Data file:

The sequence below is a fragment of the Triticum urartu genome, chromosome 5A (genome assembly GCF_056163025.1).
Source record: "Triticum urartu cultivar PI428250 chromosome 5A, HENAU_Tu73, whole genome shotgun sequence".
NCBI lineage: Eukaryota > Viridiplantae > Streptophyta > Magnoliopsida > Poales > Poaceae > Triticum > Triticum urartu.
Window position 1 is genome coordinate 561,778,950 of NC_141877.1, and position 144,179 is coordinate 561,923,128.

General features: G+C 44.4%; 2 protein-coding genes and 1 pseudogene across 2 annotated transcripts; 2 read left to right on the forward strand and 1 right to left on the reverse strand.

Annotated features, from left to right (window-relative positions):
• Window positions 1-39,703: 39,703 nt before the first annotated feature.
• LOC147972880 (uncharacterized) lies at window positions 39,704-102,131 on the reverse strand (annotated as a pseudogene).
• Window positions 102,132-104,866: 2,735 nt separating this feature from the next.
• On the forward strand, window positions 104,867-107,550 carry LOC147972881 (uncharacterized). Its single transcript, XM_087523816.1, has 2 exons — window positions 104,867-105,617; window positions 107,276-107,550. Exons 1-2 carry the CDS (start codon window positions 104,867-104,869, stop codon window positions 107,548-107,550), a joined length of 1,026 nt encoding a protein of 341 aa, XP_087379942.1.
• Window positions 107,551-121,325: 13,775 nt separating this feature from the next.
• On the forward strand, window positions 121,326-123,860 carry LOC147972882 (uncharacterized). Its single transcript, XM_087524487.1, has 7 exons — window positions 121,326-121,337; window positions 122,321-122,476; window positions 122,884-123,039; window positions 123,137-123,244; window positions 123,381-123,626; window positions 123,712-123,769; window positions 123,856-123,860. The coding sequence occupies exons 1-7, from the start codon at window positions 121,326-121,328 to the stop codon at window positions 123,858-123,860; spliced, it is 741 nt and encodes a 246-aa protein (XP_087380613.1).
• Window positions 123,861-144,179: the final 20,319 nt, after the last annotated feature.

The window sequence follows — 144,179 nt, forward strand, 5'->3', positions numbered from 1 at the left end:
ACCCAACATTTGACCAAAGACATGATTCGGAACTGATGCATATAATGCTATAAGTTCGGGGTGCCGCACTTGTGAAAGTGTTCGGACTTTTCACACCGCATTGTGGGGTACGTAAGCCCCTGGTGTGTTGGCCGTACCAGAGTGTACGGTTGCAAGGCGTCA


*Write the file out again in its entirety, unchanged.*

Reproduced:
The sequence below is a fragment of the Triticum urartu genome, chromosome 5A (genome assembly GCF_056163025.1).
Source record: "Triticum urartu cultivar PI428250 chromosome 5A, HENAU_Tu73, whole genome shotgun sequence".
NCBI lineage: Eukaryota > Viridiplantae > Streptophyta > Magnoliopsida > Poales > Poaceae > Triticum > Triticum urartu.
Window position 1 is genome coordinate 561,778,950 of NC_141877.1, and position 144,179 is coordinate 561,923,128.

General features: G+C 44.4%; 2 protein-coding genes and 1 pseudogene across 2 annotated transcripts; 2 read left to right on the forward strand and 1 right to left on the reverse strand.

Annotated features, from left to right (window-relative positions):
• Window positions 1-39,703: 39,703 nt before the first annotated feature.
• LOC147972880 (uncharacterized) lies at window positions 39,704-102,131 on the reverse strand (annotated as a pseudogene).
• Window positions 102,132-104,866: 2,735 nt separating this feature from the next.
• On the forward strand, window positions 104,867-107,550 carry LOC147972881 (uncharacterized). Its single transcript, XM_087523816.1, has 2 exons — window positions 104,867-105,617; window positions 107,276-107,550. Exons 1-2 carry the CDS (start codon window positions 104,867-104,869, stop codon window positions 107,548-107,550), a joined length of 1,026 nt encoding a protein of 341 aa, XP_087379942.1.
• Window positions 107,551-121,325: 13,775 nt separating this feature from the next.
• On the forward strand, window positions 121,326-123,860 carry LOC147972882 (uncharacterized). Its single transcript, XM_087524487.1, has 7 exons — window positions 121,326-121,337; window positions 122,321-122,476; window positions 122,884-123,039; window positions 123,137-123,244; window positions 123,381-123,626; window positions 123,712-123,769; window positions 123,856-123,860. The coding sequence occupies exons 1-7, from the start codon at window positions 121,326-121,328 to the stop codon at window positions 123,858-123,860; spliced, it is 741 nt and encodes a 246-aa protein (XP_087380613.1).
• Window positions 123,861-144,179: the final 20,319 nt, after the last annotated feature.

The window sequence follows — 144,179 nt, forward strand, 5'->3', positions numbered from 1 at the left end:
ACCCAACATTTGACCAAAGACATGATTCGGAACTGATGCATATAATGCTATAAGTTCGGGGTGCCGCACTTGTGAAAGTGTTCGGACTTTTCACACCGCATTGTGGGGTACGTAAGCCCCTGGTGTGTTGGCCGTACCAGAGTGTACGGTTGCAAGGCGTCA